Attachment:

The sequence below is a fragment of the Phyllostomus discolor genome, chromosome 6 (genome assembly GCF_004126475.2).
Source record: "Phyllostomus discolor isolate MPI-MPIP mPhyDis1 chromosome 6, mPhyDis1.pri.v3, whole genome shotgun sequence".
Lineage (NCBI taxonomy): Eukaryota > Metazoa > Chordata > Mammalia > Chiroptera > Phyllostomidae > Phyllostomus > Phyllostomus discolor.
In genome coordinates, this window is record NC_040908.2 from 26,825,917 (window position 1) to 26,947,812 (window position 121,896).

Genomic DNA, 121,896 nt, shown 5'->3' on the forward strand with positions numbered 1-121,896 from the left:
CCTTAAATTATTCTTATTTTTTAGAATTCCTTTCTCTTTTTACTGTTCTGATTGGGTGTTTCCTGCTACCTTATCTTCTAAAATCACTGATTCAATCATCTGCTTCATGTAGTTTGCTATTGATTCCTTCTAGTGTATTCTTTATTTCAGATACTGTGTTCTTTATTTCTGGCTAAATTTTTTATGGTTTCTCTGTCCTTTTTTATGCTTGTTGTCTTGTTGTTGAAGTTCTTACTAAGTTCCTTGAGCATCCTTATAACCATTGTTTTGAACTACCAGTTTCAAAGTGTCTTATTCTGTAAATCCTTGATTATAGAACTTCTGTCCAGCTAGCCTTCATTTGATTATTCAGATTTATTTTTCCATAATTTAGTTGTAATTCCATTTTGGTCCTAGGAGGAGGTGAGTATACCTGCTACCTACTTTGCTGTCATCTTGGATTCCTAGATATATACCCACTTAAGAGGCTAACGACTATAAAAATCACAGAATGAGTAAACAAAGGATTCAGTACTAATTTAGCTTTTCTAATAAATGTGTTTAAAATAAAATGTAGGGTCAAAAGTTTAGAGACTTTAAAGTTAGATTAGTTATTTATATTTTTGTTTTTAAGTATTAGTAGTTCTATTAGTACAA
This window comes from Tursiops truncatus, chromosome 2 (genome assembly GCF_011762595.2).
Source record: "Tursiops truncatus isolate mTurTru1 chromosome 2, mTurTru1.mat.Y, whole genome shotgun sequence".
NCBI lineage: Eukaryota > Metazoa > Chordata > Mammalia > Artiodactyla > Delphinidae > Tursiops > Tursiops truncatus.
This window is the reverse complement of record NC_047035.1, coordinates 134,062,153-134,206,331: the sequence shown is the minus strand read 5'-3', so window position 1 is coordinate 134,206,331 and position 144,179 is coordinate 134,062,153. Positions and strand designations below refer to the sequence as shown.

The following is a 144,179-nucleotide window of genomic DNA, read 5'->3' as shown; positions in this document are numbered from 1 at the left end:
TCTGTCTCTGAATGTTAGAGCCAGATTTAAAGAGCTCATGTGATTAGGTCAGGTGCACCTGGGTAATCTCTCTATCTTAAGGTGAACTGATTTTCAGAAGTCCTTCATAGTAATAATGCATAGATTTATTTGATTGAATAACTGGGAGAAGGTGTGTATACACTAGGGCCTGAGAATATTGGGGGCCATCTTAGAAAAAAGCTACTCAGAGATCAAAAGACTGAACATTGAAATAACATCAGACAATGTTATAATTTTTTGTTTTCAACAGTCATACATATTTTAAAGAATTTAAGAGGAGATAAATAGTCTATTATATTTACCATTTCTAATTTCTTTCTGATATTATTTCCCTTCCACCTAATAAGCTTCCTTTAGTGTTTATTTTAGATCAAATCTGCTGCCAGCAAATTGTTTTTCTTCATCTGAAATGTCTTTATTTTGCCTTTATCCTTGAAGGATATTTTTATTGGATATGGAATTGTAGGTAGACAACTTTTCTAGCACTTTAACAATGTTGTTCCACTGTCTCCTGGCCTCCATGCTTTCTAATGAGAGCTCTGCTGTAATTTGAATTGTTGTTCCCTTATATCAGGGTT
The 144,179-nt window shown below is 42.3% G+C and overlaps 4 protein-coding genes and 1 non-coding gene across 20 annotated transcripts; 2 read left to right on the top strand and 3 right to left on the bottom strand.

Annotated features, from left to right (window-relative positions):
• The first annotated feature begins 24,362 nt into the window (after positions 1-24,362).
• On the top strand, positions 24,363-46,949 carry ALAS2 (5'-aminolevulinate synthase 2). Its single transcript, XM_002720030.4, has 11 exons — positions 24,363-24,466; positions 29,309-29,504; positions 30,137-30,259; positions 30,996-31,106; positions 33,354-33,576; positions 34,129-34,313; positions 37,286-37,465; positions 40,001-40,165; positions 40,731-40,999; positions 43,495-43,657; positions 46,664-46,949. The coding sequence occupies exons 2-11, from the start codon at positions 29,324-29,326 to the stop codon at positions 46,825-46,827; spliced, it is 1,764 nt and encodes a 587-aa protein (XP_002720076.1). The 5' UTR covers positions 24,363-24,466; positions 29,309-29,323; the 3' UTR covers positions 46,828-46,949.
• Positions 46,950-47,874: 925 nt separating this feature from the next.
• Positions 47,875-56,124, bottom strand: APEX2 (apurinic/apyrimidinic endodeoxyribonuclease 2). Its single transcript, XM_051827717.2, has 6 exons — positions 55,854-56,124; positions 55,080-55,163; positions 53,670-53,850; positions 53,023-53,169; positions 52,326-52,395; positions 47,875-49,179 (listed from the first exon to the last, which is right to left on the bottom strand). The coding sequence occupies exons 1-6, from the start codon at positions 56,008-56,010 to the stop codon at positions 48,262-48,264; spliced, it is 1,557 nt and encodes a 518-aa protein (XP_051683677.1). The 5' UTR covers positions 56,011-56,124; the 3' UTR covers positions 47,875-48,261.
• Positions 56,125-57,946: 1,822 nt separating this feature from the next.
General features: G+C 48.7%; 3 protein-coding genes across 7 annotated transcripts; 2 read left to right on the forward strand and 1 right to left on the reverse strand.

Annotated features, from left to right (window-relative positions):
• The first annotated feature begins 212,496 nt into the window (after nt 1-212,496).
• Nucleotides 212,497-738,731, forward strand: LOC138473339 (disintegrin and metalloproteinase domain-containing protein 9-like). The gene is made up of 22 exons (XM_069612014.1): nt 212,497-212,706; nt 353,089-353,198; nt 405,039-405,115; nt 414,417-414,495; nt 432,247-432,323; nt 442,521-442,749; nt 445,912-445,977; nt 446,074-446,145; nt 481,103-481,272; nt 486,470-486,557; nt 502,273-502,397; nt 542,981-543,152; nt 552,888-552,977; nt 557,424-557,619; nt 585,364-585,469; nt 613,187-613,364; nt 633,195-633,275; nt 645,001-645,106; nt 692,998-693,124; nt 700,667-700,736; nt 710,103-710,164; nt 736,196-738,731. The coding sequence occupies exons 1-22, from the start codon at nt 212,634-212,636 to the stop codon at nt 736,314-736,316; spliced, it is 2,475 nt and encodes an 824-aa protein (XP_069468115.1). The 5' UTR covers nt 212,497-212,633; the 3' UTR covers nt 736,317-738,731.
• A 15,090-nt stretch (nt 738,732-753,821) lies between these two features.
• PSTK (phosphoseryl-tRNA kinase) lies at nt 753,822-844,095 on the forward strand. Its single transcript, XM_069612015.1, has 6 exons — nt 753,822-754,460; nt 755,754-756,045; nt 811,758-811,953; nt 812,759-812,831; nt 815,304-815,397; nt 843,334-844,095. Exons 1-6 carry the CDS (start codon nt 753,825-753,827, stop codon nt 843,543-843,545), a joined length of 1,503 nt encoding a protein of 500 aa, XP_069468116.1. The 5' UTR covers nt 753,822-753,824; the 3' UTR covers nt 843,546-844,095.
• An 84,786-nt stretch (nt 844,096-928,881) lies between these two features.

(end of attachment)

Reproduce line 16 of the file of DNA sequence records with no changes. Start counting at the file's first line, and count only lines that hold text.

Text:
• On the top strand, positions 24,363-46,949 carry ALAS2 (5'-aminolevulinate synthase 2). Its single transcript, XM_002720030.4, has 11 exons — positions 24,363-24,466; positions 29,309-29,504; positions 30,137-30,259; positions 30,996-31,106; positions 33,354-33,576; positions 34,129-34,313; positions 37,286-37,465; positions 40,001-40,165; positions 40,731-40,999; positions 43,495-43,657; positions 46,664-46,949. The coding sequence occupies exons 2-11, from the start codon at positions 29,324-29,326 to the stop codon at positions 46,825-46,827; spliced, it is 1,764 nt and encodes a 587-aa protein (XP_002720076.1). The 5' UTR covers positions 24,363-24,466; positions 29,309-29,323; the 3' UTR covers positions 46,828-46,949.